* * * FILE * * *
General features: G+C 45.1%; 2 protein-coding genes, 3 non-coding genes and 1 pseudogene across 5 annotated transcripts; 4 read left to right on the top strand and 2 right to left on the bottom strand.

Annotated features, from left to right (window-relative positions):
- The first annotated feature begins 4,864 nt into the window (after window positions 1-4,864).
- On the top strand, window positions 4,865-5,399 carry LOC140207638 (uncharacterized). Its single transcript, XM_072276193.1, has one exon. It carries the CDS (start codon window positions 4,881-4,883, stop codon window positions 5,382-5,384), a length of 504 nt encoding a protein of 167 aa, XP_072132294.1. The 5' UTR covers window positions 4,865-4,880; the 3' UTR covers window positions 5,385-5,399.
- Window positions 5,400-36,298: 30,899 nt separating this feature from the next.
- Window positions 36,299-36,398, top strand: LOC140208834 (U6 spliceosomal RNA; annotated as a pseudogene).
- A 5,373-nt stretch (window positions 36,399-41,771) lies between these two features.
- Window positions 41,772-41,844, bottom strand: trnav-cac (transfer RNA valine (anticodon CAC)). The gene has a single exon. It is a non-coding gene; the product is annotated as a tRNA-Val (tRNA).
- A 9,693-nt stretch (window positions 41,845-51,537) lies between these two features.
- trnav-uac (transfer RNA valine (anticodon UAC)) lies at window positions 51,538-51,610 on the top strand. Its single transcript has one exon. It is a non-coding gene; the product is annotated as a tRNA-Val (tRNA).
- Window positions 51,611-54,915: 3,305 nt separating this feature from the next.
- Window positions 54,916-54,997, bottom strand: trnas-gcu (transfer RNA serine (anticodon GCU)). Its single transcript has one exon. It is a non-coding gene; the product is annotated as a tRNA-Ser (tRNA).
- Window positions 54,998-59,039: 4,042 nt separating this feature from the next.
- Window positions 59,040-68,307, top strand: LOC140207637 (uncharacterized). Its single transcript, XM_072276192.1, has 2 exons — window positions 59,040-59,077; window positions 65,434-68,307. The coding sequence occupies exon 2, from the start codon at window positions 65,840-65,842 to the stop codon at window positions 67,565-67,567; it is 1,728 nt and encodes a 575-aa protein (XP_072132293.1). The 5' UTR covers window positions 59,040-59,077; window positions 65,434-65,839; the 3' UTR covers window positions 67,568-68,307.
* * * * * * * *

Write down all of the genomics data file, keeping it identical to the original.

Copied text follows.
General features: G+C 45.1%; 2 protein-coding genes, 3 non-coding genes and 1 pseudogene across 5 annotated transcripts; 4 read left to right on the top strand and 2 right to left on the bottom strand.

Annotated features, from left to right (window-relative positions):
- The first annotated feature begins 4,864 nt into the window (after window positions 1-4,864).
- On the top strand, window positions 4,865-5,399 carry LOC140207638 (uncharacterized). Its single transcript, XM_072276193.1, has one exon. It carries the CDS (start codon window positions 4,881-4,883, stop codon window positions 5,382-5,384), a length of 504 nt encoding a protein of 167 aa, XP_072132294.1. The 5' UTR covers window positions 4,865-4,880; the 3' UTR covers window positions 5,385-5,399.
- Window positions 5,400-36,298: 30,899 nt separating this feature from the next.
- Window positions 36,299-36,398, top strand: LOC140208834 (U6 spliceosomal RNA; annotated as a pseudogene).
- A 5,373-nt stretch (window positions 36,399-41,771) lies between these two features.
- Window positions 41,772-41,844, bottom strand: trnav-cac (transfer RNA valine (anticodon CAC)). The gene has a single exon. It is a non-coding gene; the product is annotated as a tRNA-Val (tRNA).
- A 9,693-nt stretch (window positions 41,845-51,537) lies between these two features.
- trnav-uac (transfer RNA valine (anticodon UAC)) lies at window positions 51,538-51,610 on the top strand. Its single transcript has one exon. It is a non-coding gene; the product is annotated as a tRNA-Val (tRNA).
- Window positions 51,611-54,915: 3,305 nt separating this feature from the next.
- Window positions 54,916-54,997, bottom strand: trnas-gcu (transfer RNA serine (anticodon GCU)). Its single transcript has one exon. It is a non-coding gene; the product is annotated as a tRNA-Ser (tRNA).
- Window positions 54,998-59,039: 4,042 nt separating this feature from the next.
- Window positions 59,040-68,307, top strand: LOC140207637 (uncharacterized). Its single transcript, XM_072276192.1, has 2 exons — window positions 59,040-59,077; window positions 65,434-68,307. The coding sequence occupies exon 2, from the start codon at window positions 65,840-65,842 to the stop codon at window positions 67,565-67,567; it is 1,728 nt and encodes a 575-aa protein (XP_072132293.1). The 5' UTR covers window positions 59,040-59,077; window positions 65,434-65,839; the 3' UTR covers window positions 67,568-68,307.